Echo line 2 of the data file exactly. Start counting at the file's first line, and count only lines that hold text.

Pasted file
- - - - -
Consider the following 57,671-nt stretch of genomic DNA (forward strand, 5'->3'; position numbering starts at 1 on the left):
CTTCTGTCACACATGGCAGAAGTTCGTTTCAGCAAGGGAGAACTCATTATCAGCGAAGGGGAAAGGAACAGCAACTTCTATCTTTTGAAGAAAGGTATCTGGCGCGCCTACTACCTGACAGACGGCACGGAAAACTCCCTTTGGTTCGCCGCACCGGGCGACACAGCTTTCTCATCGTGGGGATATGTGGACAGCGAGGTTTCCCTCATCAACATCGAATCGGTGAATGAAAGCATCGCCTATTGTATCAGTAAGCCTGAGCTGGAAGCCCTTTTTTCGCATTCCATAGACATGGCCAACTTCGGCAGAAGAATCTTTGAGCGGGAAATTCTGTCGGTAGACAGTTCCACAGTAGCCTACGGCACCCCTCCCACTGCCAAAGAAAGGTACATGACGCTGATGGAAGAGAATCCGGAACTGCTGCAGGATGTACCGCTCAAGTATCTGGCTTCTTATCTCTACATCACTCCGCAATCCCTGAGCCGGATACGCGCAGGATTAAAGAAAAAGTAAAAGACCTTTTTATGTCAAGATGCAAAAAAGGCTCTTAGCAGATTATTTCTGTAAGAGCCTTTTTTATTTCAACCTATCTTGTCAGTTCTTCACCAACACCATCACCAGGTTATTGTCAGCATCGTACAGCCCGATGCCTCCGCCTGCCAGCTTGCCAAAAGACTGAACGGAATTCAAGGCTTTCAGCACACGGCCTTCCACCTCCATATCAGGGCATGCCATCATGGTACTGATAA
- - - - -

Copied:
CTTCTGTCACACATGGCAGAAGTTCGTTTCAGCAAGGGAGAACTCATTATCAGCGAAGGGGAAAGGAACAGCAACTTCTATCTTTTGAAGAAAGGTATCTGGCGCGCCTACTACCTGACAGACGGCACGGAAAACTCCCTTTGGTTCGCCGCACCGGGCGACACAGCTTTCTCATCGTGGGGATATGTGGACAGCGAGGTTTCCCTCATCAACATCGAATCGGTGAATGAAAGCATCGCCTATTGTATCAGTAAGCCTGAGCTGGAAGCCCTTTTTTCGCATTCCATAGACATGGCCAACTTCGGCAGAAGAATCTTTGAGCGGGAAATTCTGTCGGTAGACAGTTCCACAGTAGCCTACGGCACCCCTCCCACTGCCAAAGAAAGGTACATGACGCTGATGGAAGAGAATCCGGAACTGCTGCAGGATGTACCGCTCAAGTATCTGGCTTCTTATCTCTACATCACTCCGCAATCCCTGAGCCGGATACGCGCAGGATTAAAGAAAAAGTAAAAGACCTTTTTATGTCAAGATGCAAAAAAGGCTCTTAGCAGATTATTTCTGTAAGAGCCTTTTTTATTTCAACCTATCTTGTCAGTTCTTCACCAACACCATCACCAGGTTATTGTCAGCATCGTACAGCCCGATGCCTCCGCCTGCCAGCTTGCCAAAAGACTGAACGGAATTCAAGGCTTTCAGCACACGGCCTTCCACCTCCATATCAGGGCATGCCATCATGGTACTGATAA